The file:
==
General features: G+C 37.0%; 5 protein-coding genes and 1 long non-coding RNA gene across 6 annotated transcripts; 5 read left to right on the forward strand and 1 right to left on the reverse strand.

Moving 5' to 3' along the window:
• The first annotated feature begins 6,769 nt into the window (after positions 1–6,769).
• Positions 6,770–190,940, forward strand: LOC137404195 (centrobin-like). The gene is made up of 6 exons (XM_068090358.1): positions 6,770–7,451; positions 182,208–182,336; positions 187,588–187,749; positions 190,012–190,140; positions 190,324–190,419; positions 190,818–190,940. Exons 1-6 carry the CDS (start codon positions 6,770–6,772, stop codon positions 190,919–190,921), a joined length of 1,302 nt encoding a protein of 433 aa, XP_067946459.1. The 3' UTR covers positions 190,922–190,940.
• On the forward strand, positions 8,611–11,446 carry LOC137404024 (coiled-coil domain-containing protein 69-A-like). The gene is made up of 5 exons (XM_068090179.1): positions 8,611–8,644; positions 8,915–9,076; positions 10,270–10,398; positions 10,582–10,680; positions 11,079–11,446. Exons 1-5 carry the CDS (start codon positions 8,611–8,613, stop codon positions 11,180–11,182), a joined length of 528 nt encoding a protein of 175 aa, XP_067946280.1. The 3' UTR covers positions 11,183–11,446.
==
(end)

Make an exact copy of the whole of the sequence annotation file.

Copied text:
General features: G+C 37.0%; 5 protein-coding genes and 1 long non-coding RNA gene across 6 annotated transcripts; 5 read left to right on the forward strand and 1 right to left on the reverse strand.

Moving 5' to 3' along the window:
• The first annotated feature begins 6,769 nt into the window (after positions 1–6,769).
• Positions 6,770–190,940, forward strand: LOC137404195 (centrobin-like). The gene is made up of 6 exons (XM_068090358.1): positions 6,770–7,451; positions 182,208–182,336; positions 187,588–187,749; positions 190,012–190,140; positions 190,324–190,419; positions 190,818–190,940. Exons 1-6 carry the CDS (start codon positions 6,770–6,772, stop codon positions 190,919–190,921), a joined length of 1,302 nt encoding a protein of 433 aa, XP_067946459.1. The 3' UTR covers positions 190,922–190,940.
• On the forward strand, positions 8,611–11,446 carry LOC137404024 (coiled-coil domain-containing protein 69-A-like). The gene is made up of 5 exons (XM_068090179.1): positions 8,611–8,644; positions 8,915–9,076; positions 10,270–10,398; positions 10,582–10,680; positions 11,079–11,446. Exons 1-5 carry the CDS (start codon positions 8,611–8,613, stop codon positions 11,180–11,182), a joined length of 528 nt encoding a protein of 175 aa, XP_067946280.1. The 3' UTR covers positions 11,183–11,446.